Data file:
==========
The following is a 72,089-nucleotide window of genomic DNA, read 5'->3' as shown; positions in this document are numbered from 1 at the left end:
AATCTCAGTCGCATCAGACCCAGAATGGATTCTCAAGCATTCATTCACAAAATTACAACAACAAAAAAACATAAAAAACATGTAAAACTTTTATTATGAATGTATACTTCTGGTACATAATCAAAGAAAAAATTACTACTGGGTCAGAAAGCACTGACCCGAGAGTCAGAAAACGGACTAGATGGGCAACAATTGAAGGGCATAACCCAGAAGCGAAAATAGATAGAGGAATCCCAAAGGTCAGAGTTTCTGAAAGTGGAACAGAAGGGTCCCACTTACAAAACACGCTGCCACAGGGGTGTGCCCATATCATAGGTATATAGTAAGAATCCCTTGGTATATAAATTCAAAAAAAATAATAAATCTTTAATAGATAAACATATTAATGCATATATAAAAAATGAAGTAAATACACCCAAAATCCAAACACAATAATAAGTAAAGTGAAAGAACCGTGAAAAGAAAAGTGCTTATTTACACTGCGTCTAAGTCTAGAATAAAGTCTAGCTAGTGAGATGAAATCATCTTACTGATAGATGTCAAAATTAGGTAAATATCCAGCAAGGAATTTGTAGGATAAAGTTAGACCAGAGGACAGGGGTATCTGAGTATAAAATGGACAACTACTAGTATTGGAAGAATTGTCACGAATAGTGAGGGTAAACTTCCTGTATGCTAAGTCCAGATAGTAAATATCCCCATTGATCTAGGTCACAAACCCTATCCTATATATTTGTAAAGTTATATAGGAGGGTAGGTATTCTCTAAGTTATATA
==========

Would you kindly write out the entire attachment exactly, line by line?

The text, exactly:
The following is a 72,089-nucleotide window of genomic DNA, read 5'->3' as shown; positions in this document are numbered from 1 at the left end:
AATCTCAGTCGCATCAGACCCAGAATGGATTCTCAAGCATTCATTCACAAAATTACAACAACAAAAAAACATAAAAAACATGTAAAACTTTTATTATGAATGTATACTTCTGGTACATAATCAAAGAAAAAATTACTACTGGGTCAGAAAGCACTGACCCGAGAGTCAGAAAACGGACTAGATGGGCAACAATTGAAGGGCATAACCCAGAAGCGAAAATAGATAGAGGAATCCCAAAGGTCAGAGTTTCTGAAAGTGGAACAGAAGGGTCCCACTTACAAAACACGCTGCCACAGGGGTGTGCCCATATCATAGGTATATAGTAAGAATCCCTTGGTATATAAATTCAAAAAAAATAATAAATCTTTAATAGATAAACATATTAATGCATATATAAAAAATGAAGTAAATACACCCAAAATCCAAACACAATAATAAGTAAAGTGAAAGAACCGTGAAAAGAAAAGTGCTTATTTACACTGCGTCTAAGTCTAGAATAAAGTCTAGCTAGTGAGATGAAATCATCTTACTGATAGATGTCAAAATTAGGTAAATATCCAGCAAGGAATTTGTAGGATAAAGTTAGACCAGAGGACAGGGGTATCTGAGTATAAAATGGACAACTACTAGTATTGGAAGAATTGTCACGAATAGTGAGGGTAAACTTCCTGTATGCTAAGTCCAGATAGTAAATATCCCCATTGATCTAGGTCACAAACCCTATCCTATATATTTGTAAAGTTATATAGGAGGGTAGGTATTCTCTAAGTTATATA